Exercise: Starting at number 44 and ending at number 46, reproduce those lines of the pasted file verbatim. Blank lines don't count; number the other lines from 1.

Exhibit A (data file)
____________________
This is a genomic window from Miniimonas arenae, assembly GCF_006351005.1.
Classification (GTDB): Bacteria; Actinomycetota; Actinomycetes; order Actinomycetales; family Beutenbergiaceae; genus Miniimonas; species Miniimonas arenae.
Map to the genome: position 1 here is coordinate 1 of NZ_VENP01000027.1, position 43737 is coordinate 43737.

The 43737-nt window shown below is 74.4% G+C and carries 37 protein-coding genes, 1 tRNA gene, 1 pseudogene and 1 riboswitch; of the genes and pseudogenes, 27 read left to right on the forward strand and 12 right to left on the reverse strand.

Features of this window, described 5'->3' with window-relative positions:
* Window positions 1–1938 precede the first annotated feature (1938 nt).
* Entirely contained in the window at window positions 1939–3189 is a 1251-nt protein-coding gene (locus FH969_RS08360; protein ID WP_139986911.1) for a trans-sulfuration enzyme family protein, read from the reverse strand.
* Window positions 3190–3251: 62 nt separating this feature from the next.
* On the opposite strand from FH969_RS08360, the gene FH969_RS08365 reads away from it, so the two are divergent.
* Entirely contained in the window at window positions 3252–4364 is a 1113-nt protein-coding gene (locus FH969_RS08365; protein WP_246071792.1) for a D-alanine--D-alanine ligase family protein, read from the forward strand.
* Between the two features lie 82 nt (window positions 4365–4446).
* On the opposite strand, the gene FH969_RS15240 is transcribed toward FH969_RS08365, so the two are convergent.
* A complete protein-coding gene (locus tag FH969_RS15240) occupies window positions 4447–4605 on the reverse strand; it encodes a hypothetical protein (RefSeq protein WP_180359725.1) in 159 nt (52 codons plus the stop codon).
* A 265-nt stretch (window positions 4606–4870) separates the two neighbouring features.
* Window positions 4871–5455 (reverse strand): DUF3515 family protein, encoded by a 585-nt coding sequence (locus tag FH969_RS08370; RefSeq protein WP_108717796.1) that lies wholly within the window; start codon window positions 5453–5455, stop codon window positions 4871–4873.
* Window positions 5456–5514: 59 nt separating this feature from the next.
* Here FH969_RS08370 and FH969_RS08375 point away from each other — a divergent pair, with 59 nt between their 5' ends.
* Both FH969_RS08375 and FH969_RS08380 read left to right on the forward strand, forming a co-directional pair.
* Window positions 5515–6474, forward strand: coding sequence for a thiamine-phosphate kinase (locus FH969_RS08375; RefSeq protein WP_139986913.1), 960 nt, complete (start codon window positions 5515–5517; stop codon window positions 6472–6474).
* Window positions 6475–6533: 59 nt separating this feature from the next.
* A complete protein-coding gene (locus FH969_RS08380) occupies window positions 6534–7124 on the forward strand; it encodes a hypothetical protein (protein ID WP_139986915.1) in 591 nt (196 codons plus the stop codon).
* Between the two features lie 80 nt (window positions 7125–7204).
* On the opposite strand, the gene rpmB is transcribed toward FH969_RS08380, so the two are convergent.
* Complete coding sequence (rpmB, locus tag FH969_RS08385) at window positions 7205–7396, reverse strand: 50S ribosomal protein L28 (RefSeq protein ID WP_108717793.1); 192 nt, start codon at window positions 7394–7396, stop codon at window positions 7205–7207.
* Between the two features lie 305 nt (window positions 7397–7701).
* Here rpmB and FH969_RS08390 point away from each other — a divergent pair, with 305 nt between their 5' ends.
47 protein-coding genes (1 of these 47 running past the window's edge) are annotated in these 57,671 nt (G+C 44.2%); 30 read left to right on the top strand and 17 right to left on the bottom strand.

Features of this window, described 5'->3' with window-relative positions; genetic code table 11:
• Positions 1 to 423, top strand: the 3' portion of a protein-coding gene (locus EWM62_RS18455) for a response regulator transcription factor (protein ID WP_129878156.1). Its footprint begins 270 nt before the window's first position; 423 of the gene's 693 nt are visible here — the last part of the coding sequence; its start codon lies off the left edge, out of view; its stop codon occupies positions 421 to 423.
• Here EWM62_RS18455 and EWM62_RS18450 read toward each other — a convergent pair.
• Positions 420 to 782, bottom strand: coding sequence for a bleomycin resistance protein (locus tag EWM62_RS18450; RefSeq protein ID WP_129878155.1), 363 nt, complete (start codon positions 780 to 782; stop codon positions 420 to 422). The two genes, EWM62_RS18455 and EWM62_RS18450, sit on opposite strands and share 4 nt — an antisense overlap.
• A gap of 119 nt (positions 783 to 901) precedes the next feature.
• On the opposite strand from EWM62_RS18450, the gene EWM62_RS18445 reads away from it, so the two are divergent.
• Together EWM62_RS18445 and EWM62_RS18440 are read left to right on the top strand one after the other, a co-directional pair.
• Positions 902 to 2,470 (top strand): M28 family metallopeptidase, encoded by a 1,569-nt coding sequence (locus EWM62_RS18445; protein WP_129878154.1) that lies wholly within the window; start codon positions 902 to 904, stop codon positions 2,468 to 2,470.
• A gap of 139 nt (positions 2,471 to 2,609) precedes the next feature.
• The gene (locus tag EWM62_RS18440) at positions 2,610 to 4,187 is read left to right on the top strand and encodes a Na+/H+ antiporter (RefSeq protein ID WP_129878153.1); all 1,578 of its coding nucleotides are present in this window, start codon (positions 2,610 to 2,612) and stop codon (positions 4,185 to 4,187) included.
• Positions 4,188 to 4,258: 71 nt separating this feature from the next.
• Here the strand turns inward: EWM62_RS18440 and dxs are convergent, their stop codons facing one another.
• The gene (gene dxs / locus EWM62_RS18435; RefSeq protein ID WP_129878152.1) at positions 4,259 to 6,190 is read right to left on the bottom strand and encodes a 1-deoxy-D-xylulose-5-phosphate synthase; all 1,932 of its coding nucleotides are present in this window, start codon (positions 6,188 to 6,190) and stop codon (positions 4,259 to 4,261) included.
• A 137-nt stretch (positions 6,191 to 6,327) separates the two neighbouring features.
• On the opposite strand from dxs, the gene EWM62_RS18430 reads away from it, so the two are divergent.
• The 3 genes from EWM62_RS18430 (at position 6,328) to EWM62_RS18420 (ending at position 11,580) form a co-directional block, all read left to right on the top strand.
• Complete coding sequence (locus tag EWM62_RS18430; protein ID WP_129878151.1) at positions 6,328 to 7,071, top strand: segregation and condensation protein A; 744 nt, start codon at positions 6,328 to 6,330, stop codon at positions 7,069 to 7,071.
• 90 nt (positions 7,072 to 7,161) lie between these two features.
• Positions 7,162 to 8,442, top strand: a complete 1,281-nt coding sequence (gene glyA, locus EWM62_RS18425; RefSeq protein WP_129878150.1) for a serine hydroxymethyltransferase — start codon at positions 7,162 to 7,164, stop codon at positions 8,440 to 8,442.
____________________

• Complete coding sequence (locus tag EWM62_RS18430; protein ID WP_129878151.1) at positions 6,328 to 7,071, top strand: segregation and condensation protein A; 744 nt, start codon at positions 6,328 to 6,330, stop codon at positions 7,069 to 7,071.
• 90 nt (positions 7,072 to 7,161) lie between these two features.
• Positions 7,162 to 8,442, top strand: a complete 1,281-nt coding sequence (gene glyA, locus EWM62_RS18425; RefSeq protein WP_129878150.1) for a serine hydroxymethyltransferase — start codon at positions 7,162 to 7,164, stop codon at positions 8,440 to 8,442.